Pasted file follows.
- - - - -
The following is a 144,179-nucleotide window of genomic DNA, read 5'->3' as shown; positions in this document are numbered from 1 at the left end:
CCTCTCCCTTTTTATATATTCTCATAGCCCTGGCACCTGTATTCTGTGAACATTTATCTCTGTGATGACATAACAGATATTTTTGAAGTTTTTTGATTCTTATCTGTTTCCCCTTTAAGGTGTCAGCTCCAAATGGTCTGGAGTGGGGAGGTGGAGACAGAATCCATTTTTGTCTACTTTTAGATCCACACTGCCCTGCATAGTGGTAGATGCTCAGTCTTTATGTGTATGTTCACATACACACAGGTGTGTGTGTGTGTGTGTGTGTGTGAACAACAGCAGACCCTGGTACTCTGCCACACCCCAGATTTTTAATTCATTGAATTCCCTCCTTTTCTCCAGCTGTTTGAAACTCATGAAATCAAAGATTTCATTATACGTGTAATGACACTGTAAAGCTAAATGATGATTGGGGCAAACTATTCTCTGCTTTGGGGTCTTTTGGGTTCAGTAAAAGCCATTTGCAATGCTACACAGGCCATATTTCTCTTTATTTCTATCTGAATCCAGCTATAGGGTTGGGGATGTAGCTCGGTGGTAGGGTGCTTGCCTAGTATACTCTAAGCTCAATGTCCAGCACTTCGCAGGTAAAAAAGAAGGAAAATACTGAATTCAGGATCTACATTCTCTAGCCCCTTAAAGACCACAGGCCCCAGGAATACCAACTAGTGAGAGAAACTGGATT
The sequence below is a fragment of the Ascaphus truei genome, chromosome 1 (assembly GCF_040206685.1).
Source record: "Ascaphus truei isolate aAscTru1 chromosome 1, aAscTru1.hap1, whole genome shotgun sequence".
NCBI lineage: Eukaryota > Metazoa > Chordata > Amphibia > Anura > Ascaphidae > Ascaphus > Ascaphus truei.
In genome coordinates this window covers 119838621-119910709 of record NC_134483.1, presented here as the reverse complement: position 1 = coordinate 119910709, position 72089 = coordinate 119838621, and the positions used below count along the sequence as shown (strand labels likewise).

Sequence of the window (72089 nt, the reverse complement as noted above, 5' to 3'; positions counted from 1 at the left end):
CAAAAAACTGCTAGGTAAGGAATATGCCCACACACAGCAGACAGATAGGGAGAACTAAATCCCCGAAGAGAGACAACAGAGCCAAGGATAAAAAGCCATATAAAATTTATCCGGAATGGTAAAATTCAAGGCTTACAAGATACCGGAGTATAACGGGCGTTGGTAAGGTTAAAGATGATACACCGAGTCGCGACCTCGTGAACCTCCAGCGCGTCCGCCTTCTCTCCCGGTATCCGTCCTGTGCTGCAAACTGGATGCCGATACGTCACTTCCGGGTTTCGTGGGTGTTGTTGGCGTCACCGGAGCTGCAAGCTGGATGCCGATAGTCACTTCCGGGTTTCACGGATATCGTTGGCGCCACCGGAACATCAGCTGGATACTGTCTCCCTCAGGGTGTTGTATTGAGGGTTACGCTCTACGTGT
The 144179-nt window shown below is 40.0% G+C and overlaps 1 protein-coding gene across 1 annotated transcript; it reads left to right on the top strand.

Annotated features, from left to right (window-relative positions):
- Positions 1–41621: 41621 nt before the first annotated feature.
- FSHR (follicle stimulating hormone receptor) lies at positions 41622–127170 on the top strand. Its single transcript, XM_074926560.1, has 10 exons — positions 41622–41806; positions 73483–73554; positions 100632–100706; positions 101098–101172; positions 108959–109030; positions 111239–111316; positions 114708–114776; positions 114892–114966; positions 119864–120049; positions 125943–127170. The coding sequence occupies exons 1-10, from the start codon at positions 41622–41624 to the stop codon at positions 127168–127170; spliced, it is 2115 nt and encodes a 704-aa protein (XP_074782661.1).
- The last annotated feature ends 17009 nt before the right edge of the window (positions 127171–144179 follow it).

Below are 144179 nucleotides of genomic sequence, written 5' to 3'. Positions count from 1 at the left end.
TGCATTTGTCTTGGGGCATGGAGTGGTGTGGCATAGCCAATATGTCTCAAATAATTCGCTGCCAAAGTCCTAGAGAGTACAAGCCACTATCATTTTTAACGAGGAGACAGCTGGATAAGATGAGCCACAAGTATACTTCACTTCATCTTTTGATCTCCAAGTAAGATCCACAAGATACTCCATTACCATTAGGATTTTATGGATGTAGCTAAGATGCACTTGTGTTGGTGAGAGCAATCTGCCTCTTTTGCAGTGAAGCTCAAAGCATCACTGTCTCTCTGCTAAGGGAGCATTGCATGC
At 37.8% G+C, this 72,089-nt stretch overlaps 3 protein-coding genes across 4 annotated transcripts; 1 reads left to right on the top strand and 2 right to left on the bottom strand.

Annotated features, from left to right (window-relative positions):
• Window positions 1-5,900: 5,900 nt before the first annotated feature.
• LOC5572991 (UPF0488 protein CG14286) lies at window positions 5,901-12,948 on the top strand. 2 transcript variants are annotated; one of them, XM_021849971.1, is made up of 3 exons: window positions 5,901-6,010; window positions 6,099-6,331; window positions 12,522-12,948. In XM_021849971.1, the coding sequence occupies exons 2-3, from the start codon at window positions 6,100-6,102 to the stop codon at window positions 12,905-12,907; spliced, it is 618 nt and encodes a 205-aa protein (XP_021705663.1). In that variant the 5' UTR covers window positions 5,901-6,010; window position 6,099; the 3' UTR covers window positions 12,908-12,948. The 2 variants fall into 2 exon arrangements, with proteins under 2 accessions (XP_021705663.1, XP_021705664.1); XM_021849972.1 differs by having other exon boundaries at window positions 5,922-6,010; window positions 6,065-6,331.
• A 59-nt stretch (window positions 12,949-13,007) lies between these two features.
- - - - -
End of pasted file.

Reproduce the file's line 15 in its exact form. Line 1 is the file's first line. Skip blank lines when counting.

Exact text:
TGCATTTGTCTTGGGGCATGGAGTGGTGTGGCATAGCCAATATGTCTCAAATAATTCGCTGCCAAAGTCCTAGAGAGTACAAGCCACTATCATTTTTAACGAGGAGACAGCTGGATAAGATGAGCCACAAGTATACTTCACTTCATCTTTTGATCTCCAAGTAAGATCCACAAGATACTCCATTACCATTAGGATTTTATGGATGTAGCTAAGATGCACTTGTGTTGGTGAGAGCAATCTGCCTCTTTTGCAGTGAAGCTCAAAGCATCACTGTCTCTCTGCTAAGGGAGCATTGCATGC